Volume 14, Issue 5 - September/October 2012

off the line
oem news from detroit

Mercedes May Make Magic Sidelites
An article in the New York Daily News notes that Mercedes-Benz might be looking to go all the way with its self-tinting windows. The manufacturer’s SL-class Roadster (left)?already makes use of Research Frontier Inc.’s SPD-SmartGlass technology (Mercedes advertises the option as “Magic Sky Control”) that lets drivers control the transparency of their roof with the flick of a switch. According to the article, Mercedes-Benz is looking to make magic in other areas; the company is reportedly developing the tinting technology for sidelites.

Moving Dash Gauges to the Windshield
AutoSpies.com posed an interesting question following Google’s release of a pair of glasses that, though transparent, allow a third-party to see via video link whatever the wearer sees. The glasses feature a camera, processor, memory to spare and wi-fi capability. However, the auto-focused website asks: How soon until this technology is being integrated into your windshield? Picture your transparent windshield overlaid with your dash gauges, the site invites its readers.

On the other hand, WebProNews points out Google’s introduction might already be old news. The BMW Head-Up Display (right) from BMW ConnectedDrive projects the current speed or navigation instructions directly into the driver’s field of vision—letting the driver keep his eyes on the road.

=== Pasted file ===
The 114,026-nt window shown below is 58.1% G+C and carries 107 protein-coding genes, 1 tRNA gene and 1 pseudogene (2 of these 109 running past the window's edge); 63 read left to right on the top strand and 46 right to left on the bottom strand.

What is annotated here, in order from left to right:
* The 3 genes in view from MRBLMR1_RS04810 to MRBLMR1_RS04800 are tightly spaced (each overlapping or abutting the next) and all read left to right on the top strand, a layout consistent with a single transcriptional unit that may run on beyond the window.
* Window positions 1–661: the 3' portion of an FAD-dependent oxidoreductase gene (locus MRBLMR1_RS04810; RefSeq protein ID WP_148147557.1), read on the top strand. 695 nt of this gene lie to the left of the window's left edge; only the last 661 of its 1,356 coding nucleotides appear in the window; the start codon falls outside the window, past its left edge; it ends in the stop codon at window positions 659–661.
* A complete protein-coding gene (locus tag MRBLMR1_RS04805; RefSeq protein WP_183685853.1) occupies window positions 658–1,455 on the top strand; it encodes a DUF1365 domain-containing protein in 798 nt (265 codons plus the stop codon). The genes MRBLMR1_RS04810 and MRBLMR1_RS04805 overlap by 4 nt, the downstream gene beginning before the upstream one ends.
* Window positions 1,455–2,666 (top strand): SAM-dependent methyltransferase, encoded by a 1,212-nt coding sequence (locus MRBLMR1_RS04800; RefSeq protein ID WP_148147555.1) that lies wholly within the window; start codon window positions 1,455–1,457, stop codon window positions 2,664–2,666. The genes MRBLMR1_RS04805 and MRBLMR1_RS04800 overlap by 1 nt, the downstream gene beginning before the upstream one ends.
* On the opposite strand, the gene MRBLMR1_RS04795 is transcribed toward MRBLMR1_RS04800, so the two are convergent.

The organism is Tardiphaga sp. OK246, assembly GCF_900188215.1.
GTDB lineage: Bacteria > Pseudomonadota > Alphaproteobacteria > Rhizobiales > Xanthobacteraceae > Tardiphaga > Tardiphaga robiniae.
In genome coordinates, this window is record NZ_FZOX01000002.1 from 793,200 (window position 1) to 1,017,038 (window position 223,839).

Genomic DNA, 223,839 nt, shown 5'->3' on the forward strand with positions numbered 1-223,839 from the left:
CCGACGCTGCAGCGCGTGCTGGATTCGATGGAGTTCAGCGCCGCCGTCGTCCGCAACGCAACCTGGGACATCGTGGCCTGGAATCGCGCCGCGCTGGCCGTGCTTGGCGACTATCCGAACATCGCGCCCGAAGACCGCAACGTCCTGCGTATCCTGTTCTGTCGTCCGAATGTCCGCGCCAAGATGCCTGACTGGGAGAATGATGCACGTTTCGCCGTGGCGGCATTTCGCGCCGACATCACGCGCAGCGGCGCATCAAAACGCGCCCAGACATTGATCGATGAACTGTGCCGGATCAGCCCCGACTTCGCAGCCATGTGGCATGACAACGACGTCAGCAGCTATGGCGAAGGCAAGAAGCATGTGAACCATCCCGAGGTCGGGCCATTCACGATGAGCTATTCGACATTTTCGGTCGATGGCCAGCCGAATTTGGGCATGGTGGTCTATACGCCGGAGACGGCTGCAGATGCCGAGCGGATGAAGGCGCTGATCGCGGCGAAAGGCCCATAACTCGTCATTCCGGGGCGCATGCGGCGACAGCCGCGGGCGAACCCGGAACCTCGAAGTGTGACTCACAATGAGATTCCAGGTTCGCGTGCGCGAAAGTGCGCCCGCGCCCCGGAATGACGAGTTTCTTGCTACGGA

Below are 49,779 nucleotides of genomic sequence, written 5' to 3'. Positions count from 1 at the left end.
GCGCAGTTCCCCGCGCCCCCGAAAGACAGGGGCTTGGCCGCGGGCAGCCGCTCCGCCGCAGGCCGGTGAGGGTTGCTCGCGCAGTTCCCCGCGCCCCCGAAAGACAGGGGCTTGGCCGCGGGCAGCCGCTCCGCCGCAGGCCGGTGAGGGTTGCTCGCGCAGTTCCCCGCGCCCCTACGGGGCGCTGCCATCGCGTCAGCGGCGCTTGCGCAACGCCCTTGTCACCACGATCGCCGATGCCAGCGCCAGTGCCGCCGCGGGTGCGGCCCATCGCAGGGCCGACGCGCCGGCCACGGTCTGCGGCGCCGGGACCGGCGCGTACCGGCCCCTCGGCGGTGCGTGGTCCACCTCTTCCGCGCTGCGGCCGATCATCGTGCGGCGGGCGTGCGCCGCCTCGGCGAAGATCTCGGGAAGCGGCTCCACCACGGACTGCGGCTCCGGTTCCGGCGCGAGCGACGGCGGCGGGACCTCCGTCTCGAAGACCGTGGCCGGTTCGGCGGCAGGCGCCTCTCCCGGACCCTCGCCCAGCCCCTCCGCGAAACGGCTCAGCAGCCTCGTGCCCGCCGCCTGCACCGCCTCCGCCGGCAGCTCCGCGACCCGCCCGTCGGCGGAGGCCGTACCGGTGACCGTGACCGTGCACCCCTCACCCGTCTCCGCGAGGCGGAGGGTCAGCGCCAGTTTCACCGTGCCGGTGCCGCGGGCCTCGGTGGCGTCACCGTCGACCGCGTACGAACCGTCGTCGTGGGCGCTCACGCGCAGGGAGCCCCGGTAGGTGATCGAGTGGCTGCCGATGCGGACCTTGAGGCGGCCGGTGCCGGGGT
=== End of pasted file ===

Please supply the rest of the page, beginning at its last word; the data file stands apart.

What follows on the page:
New Side Mirror Gives Drivers Back Their Sight
Drexel University mathematics professor Dr. R. Andrew Hicks has obtained a U.S. patent for a side mirror that eliminates drivers’ blind spot. According to the university, Hicks’ driver’s side mirror (left) has a field of view of about 45 degrees, compared to 15 to 17 degrees of view in a flat driver’s side mirror. Unlike with simple curved mirrors that can make straight lines appear curved, in Hicks’ mirror the visual distortions of shapes and straight lines are barely detectable.

Because U.S. regulations dictate that cars coming off of the assembly line must have a flat mirror on the driver?s side, Hicks? mirrors will not be installed on new cars sold in the U.S. any time soon?but may be sold as an aftermarket product.

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